Death of Connecticut Baby Left Alone in Car Ruled Homicide

Benjamin Seitz died after being left in a hot car on July 7, 2014. (Courtesy: Lindsey Rogers-Seitz)

Benjamin Seitz died after being left in a hot car on July 7, 2014. (Courtesy: Lindsey Rogers-Seitz)

RIDGEFIELD, Connecticut — The office of the chief medical examiner has ruled the death for a toddler that was left in a hot car in Ridgefield last month a homicide.

Police said 15-month-old Benjamin Seitz died after being left alone in his father’s car.

Kyle Seitz, who is the child’s father, was supposed to drop the child off at daycare, but instead went to work at a medical arts building on Grove Street.

When he eventually found the baby boy in the car, he drove the child to Danbury Hospital. However, Benjamin was pronounced dead.

Benjamin’s death was ruled a homicide with the cause of death being “hyperthermia due to environmental exposure.”

It is not clear how long the child was left alone in the car for.

Despite the ruling, Quinnipiac University law professor William Dunlap said not to read too much into it.

“That does not necessarily mean it’s a crime. What it means is that it was not natural causes, it wasn’t an accident,” Dunlap said. “If there is evidence that he did this intentionally, he could be charged with murder.”

Kyle Seitz has not been charged in the incident as of Thursday. Eyewitness News has reached out to the Ridgefield Police Department on Thursday and it released the following statement.

“After speaking with the Danbury State’s Attorney’s Office we were asked not to comment further on this case due to the fact that the investigation is ongoing,” the statement read.

State’s Attorney for Judicial District of Danbury Stephen J. Sedensky III also said in a statement on Thursday that his office “will have no comment on the status or details of the investigation including the autopsy report.”

“The autopsy report is one factor to be considered by the state’s attorney in the evaluation of the incident once the investigation is complete,” the statement went on to say.

This is a case that has drawn national attention in a summer where deaths in hot cars made headlines in part because Benjamin’s mother, Lindsey Rogers-Seitz, spoke out in recent weeks in hopes of raising awareness about heatstroke deaths.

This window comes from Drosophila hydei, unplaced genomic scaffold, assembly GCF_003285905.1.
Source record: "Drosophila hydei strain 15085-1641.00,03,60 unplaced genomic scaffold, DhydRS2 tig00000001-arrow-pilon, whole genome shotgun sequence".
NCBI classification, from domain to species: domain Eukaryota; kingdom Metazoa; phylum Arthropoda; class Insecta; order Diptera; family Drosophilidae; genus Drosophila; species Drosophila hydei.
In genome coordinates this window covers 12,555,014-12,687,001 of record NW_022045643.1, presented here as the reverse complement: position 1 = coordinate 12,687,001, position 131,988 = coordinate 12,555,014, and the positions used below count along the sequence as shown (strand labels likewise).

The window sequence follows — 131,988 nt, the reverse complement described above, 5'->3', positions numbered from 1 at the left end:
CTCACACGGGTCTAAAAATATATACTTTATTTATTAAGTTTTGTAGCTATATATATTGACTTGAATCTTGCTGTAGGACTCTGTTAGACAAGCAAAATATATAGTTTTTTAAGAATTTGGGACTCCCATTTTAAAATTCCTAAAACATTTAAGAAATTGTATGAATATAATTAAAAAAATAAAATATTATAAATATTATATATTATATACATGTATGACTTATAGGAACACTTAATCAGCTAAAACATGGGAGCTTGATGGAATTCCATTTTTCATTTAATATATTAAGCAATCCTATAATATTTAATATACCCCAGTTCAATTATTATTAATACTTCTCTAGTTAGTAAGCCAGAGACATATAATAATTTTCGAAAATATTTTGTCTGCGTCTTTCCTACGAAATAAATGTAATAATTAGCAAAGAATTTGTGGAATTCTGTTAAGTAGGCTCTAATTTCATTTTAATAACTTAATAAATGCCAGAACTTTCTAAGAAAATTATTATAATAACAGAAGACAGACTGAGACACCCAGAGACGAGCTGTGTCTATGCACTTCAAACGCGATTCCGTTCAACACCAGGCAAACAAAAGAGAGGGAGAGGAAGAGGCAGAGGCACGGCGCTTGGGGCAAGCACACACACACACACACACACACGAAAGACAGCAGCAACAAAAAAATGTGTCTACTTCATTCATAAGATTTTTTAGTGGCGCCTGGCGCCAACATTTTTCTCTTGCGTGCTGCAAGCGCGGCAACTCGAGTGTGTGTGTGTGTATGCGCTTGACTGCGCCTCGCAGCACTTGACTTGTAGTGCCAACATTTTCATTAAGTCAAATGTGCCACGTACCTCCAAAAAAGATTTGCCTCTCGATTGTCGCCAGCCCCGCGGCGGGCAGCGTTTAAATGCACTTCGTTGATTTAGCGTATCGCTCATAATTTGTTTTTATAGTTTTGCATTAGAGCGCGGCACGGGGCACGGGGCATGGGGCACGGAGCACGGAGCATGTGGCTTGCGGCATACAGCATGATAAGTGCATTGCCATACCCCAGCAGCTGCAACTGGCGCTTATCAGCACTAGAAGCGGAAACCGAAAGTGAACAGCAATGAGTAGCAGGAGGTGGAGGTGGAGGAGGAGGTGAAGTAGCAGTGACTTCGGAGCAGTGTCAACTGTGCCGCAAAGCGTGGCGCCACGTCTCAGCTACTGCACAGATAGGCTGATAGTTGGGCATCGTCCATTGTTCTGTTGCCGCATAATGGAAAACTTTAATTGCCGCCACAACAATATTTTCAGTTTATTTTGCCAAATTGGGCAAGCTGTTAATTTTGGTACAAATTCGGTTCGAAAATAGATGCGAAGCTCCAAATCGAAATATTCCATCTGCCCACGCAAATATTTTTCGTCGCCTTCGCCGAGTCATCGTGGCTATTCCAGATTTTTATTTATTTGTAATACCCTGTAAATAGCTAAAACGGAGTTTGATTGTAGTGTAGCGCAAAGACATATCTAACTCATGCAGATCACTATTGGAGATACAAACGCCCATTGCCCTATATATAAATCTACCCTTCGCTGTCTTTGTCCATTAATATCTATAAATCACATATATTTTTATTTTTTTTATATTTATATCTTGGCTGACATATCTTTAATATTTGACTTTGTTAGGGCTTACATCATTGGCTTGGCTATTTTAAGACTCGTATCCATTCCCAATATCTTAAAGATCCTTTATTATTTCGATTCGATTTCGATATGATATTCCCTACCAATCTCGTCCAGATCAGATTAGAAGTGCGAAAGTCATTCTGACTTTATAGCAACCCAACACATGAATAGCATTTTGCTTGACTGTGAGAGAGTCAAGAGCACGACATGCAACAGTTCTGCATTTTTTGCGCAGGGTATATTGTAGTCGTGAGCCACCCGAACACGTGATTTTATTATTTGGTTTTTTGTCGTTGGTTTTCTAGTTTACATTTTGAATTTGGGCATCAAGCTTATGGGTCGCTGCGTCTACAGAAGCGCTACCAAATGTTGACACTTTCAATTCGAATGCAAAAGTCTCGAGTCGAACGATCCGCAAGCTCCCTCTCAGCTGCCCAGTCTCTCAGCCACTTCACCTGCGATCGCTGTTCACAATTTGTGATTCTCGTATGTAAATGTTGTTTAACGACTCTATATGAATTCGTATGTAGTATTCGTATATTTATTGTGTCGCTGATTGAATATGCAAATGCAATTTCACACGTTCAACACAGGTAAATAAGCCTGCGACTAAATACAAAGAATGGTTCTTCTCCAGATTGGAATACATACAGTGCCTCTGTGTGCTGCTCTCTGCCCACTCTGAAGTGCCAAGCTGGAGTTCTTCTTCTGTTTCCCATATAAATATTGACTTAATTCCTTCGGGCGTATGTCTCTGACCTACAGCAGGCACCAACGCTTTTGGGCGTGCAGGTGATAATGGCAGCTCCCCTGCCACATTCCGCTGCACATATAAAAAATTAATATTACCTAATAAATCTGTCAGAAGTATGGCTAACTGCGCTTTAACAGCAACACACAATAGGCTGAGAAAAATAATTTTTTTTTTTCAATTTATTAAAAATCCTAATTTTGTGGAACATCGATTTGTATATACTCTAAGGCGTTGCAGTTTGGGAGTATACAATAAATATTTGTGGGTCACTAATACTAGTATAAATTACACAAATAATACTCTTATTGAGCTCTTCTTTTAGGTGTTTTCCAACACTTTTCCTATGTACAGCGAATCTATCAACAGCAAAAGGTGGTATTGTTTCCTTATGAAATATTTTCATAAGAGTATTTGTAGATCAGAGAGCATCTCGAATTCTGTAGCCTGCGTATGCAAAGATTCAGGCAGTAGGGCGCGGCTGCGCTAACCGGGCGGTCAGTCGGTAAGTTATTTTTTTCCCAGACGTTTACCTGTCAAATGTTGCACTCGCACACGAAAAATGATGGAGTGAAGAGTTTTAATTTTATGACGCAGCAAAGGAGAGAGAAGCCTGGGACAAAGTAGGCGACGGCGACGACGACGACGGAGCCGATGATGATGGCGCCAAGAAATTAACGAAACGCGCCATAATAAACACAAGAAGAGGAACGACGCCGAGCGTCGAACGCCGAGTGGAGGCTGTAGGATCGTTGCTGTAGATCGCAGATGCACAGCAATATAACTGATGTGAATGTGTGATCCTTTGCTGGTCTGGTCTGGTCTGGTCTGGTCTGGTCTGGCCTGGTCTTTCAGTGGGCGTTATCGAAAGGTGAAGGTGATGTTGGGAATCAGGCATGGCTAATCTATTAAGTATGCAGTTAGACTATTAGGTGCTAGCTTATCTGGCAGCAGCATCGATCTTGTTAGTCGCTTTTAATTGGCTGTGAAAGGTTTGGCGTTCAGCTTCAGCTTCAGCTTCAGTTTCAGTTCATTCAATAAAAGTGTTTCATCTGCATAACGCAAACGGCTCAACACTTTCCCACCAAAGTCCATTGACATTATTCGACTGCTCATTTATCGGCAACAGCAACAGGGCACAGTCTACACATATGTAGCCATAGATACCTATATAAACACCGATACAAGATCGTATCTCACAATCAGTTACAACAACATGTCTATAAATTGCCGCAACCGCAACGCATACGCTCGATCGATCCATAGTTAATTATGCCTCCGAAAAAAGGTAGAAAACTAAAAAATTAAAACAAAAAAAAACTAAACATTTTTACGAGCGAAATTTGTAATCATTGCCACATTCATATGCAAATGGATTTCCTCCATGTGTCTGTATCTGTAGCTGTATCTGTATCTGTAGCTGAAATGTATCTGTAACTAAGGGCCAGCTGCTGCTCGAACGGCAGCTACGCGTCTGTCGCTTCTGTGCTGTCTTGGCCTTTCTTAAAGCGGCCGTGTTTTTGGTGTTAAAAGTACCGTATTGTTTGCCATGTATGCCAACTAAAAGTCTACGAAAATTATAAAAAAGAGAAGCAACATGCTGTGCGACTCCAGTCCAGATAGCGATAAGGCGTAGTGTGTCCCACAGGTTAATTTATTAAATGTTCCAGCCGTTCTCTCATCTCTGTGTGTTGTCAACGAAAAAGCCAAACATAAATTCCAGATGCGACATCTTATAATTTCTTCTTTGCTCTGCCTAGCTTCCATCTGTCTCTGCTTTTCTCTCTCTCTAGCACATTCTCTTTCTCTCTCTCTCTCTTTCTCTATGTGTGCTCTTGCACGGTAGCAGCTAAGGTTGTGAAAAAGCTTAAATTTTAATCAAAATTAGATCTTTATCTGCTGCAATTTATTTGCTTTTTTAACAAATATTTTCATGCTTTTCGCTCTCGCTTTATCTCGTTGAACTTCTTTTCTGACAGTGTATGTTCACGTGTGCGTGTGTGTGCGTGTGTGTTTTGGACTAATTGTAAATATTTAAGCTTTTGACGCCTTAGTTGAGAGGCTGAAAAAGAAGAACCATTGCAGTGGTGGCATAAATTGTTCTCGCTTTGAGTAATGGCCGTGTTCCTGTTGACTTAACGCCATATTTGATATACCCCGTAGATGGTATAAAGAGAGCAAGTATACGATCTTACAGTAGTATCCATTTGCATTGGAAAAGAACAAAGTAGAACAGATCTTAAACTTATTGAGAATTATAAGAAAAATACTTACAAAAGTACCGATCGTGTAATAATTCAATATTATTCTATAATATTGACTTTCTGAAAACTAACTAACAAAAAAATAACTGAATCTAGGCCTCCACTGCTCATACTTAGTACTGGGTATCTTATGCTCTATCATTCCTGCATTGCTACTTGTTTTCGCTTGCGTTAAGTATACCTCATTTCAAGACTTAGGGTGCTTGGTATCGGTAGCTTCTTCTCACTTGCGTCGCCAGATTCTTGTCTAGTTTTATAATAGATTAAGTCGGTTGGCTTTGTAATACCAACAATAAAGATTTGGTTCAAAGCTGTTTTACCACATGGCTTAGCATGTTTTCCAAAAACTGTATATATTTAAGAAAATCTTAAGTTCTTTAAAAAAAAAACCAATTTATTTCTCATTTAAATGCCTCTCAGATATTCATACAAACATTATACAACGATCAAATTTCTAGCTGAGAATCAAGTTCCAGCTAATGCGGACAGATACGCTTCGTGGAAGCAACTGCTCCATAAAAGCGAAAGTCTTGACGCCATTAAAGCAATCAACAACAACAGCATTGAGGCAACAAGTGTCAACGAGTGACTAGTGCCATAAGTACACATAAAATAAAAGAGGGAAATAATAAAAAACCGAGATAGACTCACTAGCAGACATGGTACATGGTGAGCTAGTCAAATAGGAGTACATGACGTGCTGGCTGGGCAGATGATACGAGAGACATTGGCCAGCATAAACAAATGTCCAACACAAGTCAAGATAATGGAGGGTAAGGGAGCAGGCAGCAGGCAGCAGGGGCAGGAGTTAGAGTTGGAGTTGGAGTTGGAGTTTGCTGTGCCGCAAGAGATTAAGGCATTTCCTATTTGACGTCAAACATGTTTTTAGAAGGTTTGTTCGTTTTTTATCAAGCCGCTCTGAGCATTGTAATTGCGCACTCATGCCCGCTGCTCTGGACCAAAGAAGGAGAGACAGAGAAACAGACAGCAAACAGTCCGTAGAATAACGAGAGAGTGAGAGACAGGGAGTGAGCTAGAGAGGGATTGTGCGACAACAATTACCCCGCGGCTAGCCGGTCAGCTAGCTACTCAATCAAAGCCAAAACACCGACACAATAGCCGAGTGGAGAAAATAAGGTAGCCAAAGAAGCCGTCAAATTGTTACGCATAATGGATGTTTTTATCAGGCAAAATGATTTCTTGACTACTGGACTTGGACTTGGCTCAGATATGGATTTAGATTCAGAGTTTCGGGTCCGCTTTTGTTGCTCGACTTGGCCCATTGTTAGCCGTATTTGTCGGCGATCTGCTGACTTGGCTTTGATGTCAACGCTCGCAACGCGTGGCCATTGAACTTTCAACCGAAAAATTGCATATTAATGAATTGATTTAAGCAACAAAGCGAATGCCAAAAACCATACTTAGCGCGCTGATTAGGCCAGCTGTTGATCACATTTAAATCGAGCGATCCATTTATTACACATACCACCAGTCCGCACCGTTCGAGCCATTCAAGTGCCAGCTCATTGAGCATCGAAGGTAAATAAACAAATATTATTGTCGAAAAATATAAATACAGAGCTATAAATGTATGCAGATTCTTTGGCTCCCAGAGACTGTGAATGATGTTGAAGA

Rogers-Seitz told CNN and The Associated Press that she stands by her husband and has started a blog in honor of her son in hopes of reminding other parents to be more careful.

The child advocacy group known as KidsAndCars.org stated that 18 children have already died in hot cars in 2014, according to a report released at the end of July.

The group has also started a We the People petition drive on the White House petition website. To sign it, click here.

5 comments

      • Sue

        Val, are you thinking of the one in Atlanta? they said both parents had been searching the internet to see how long it would take a child to die when left in a car right before dad ‘forgot’ the baby in the car, even went out to the car during the work day and didn’t notice the little boy. They said they were researching it to make sure it never happened to them. I have 2 kids, work full time. I NEVER forgot my kids were in the car. And I didn’t have to use any stupid gimmick like taking off my shoe and putting it in the backseat to remind me they were there. They were important enough to me, and I loved them enough, that I remembered them!! My husband, who didn’t regularly take the kids to daycare, also NEVER forgot his children were in the car. We also NEVER left our kids in the car while we ran in to buy groceries or pay for gas. Yes, having children does make some parts of life a little more work, but, they are well worth it. If you don’t want to put in the effort, don’t have the kid!!

  • Val

    They are both guilty. If I remember correctly just days before this the parents where using Google to search for how long does it take for a child to die in a hot car or something along those lines.
    Not to mention the father went back out to car during Lunch hour. Don’t most people glance into the back of there seat while getting into a car? Or am I the only one.

  • Mike

    I seem to remember a case almost exactly like this about 12-13 years ago where the mom forgot to drop her child off at the babysitters, went to work and afterwards found her child still in the car seat, dead. She beat the murder charge cause the jury sympathized with her cause they too could have forgotten that there was a child in the back seat. I am a dad and I never ever forgot that my child was back there. I understand things pop up but really, how do you forget about your child? No matter if they are awake making noises or not. My parents didn’t forget about me or my sister. Maybe some just shouldn’t have kids if they can’t prioritize better.

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